Year-Long Study Plan?

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Momentum
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Year-Long Study Plan?

Postby Momentum » Thu May 26, 2011 11:58 am

Next month, I'm going to start studying for the June 2012 LSAT. Yeah, I know. I'm trying to turn myself into a solid splitter, so there's a good bit of my future riding on that test and I want to put the requisite work into moving from a 153/155 diagnostic to a - well, I'm hoping - 180. Has anyone used a study plan for this lengthy sort of undertaking before? The closest I've found is the 7 month plan on LSATBlog. Does anybody have any advice or suggestions?

JD2014
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Re: Year-Long Study Plan?

Postby JD2014 » Thu May 26, 2011 12:19 pm

The single biggest jump I saw in my LSAT score was in the month after the June test, which I spent getting drunk. If you really want to study for 12 months, do the 7 month study plan and take breaks. After you've done the bibles, a bunch of PTs and worked on the Grouped By books, you'll find that burnout is the biggest factor holding you back, and well-timed breaks the best way to break through plateaus.

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incompetentia
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Re: Year-Long Study Plan?

Postby incompetentia » Thu May 26, 2011 2:00 pm

The longer you study, the more you're going to run into diminishing returns. I haven't seen anybody who has studied longer than maybe 5 months that has gotten a significant bump from additional study.


Also, a word to the wise: If you want a 180, it's not the greatest idea to shoot for a 180 PT average. You should expect to know the concepts well enough and then raise your PT average into the mid-170s, and then work on concentration and similar things as you get closer to the test.

JD2014
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Re: Year-Long Study Plan?

Postby JD2014 » Thu May 26, 2011 2:19 pm

I haven't seen anybody who has studied longer than maybe 5 months that has gotten a significant bump from additional study.


I did January to June. Took the June test, then relaxed for 2 months. I then studied for August and September, and got a significant bump. I think round 2 is advantageous because you focus on your weaknesses, and there is a lot less pressure if you already have a respectable score and you're just aiming higher. This may only be the case if the extension beyond 5 months is due to a retake though.

Either way, I think it is safe to say that no more than 5 consecutive months will get you anything though, because if you're doing it right, it will cause you to burn out.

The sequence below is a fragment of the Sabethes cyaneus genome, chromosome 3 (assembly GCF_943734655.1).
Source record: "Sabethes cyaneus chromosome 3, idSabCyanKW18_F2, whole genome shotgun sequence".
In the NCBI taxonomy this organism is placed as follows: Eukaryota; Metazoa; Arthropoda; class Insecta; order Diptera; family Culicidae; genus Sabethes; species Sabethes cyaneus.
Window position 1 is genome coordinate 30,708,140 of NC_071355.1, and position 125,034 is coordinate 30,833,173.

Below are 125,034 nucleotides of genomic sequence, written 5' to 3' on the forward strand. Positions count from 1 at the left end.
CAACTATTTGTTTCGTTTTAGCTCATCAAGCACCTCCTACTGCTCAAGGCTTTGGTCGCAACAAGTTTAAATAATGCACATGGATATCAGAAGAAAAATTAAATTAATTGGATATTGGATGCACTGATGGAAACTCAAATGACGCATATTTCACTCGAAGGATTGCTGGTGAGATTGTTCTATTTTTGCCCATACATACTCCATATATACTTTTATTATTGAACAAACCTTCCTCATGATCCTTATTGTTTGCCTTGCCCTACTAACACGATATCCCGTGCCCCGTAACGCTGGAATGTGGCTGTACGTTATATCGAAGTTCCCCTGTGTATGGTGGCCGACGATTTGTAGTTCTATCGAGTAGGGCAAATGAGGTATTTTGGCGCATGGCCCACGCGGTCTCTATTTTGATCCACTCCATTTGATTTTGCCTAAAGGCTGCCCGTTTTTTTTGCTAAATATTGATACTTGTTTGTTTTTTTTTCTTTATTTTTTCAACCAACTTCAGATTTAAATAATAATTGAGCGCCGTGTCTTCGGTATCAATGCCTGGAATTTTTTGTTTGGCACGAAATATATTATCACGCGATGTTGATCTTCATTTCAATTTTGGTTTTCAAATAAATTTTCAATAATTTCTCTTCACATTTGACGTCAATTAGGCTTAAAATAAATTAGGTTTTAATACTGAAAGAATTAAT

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incompetentia
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Re: Year-Long Study Plan?

Postby incompetentia » Thu May 26, 2011 2:22 pm

Yeah, that's probably a good clarification. I can see one long-term break having positive effects.

shaf0717
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Re: Year-Long Study Plan?

Postby shaf0717 » Sat May 28, 2011 11:09 am

OP, I put in about 6-7 months last year before I sat for my first LSAT. I raised my 150 diag. to a 167, all self-study. Burnout was my biggest problem, especially since I did most of my studying during my downtime on a military deployment. I actually enjoyed studying for the LSAT, but trying to balance studying with my other responsibilities was tough. I probably wasn't as disciplined or consistent as I should have been during those 6-7 months. I'm considering a retake with the aim of a 5+ point improvement, but I'm reluctant to invest any more time in the test, mostly because I'm afraid of burning out again. Does anyone have any techniques or specific plans they used to avoid burnout?

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incompetentia
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Re: Year-Long Study Plan?

Postby incompetentia » Sat May 28, 2011 11:36 am

Time away from studying actually seems to make the concepts come together pretty well. Try taking another cold diag and see where you're coming in.

Going from 167 to 172+ will really depend on where you -were- PTing before the test as well as where you're at now.




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